Meet Justin Bazdarich, Chef and owner of Speedy Romeo, Oxomoco*, and Xilonen in Brooklyn NY.
This Michelin starred chef opened an upscale meat-free Mexican restaurant in the midst of the pandemic, proving us that plant-based diets can be delicious.
Photo Courtesy of Justin Bazdarich
"Chefs have a very powerful virtue to shift the public to understand what’s delicious.”
- Justin Bazdarich -
A Kansas City native, Bazdarich moved to New York in 2001 to enroll at the French Culinary Institute. After graduating he went to work with the most renowned Chef Jean-Georges and spent several years opening some 15 restaurants around the globe. About 10 years ago, Chef Bazarich decided to follow his own trajectory by opening several restaurants, including the Michelin-starred Oxomoco. The COVID-19 pandemic has been an opportunity for Justin to educate himself on sustainable food systems as he enrolled himself back in college online, at Arizona State University’s School of Sustainability. After learning more about the environmental impact of meat production and realizing how much better he felt eating more plant-based foods, Bazdarich opened Xilonen. This new plant-based eatery marks a new direction for this mission driven Chef who wants to promote more plant based cooking and sustainable practices.
Welcome Justin to Chefs for Impact!
By Justin Bazdarich as told to Chefs for Impact
When and how did the idea of opening a plant forward restaurant come from?
“Over the last few years, I became increasingly invested in sustainability and plant-based cooking has been in my mind for a couple of years now. When my wife was pregnant, she had an aversion to meat, so we stopped eating animal products for a while. I was surprised how much better I felt, so when my son was born it continued. I realized that I wasn’t interested in eating meat any longer, nor excited to serve it. The ethical part of seeing animals slaughtered also bothered me. It’s also the way I want to try to eat, for my own personal health. This is how Xilonen opened its doors last December.”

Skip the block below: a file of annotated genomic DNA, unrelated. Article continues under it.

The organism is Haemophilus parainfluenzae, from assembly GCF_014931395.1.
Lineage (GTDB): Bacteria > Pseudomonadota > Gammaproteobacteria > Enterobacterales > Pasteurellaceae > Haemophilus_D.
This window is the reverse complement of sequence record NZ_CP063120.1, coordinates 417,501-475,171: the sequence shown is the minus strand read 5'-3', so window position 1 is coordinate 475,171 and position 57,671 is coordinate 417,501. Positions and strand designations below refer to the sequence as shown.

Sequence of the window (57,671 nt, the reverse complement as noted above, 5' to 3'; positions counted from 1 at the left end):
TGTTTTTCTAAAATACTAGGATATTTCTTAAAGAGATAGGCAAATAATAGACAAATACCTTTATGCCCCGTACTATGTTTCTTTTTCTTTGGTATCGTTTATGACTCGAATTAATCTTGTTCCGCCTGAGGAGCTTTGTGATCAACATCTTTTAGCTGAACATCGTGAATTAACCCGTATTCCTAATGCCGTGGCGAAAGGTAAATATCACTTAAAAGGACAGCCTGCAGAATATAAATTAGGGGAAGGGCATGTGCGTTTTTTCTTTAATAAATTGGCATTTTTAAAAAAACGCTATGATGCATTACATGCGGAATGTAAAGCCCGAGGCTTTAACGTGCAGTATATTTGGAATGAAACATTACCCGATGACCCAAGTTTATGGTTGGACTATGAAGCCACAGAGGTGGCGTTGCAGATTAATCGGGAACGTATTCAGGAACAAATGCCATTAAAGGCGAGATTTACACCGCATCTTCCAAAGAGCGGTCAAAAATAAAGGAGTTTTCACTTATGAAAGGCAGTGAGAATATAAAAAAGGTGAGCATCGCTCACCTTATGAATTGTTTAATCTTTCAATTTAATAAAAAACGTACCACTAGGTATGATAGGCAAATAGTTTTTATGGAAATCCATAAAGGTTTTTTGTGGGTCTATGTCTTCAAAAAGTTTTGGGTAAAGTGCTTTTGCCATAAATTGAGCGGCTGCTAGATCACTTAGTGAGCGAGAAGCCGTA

Did the Covid-19 outbreak accelerate your decision?
“It did have an impact on the fact that I’ve decided to use this time to educate myself on sustainability. When the shutdown happened, I went back to school at Arizona State University where I studied Industrial design a few years back. It’s been so interesting to apply what I’ve learned in food sustainability towards the restaurants. I try to apply what I’ve learnt to harness the perspective that the food I cook has a positive impact on the planet and our health, while being very tasty. I have not always been a fan of plant-based cooking. When I realized that a human body only needs 8oz of animal protein a week, it motivated me to cook away from meat. I believe Chefs have a very powerful power to shift the public to understand what’s delicious. That was where this mission took off. I wanted to show to the population that this type of food isn’t boring and can be even more delicious and accessible.”
What is your tip for a Chef who wants to start having a more sustainable approach? Where or what to start with?
“I hope to inspire fellow chefs to cook more plant-based food. But to get started, one quick fix that can be done is to start cooking within the seasons. Go shopping at the farmers market, get to know what’s local, and meet with your farmers. Second, you have to look at your plastic use and try to reduce it. These things already have a major impact.”
Learn more: https://www.xilonen.earth/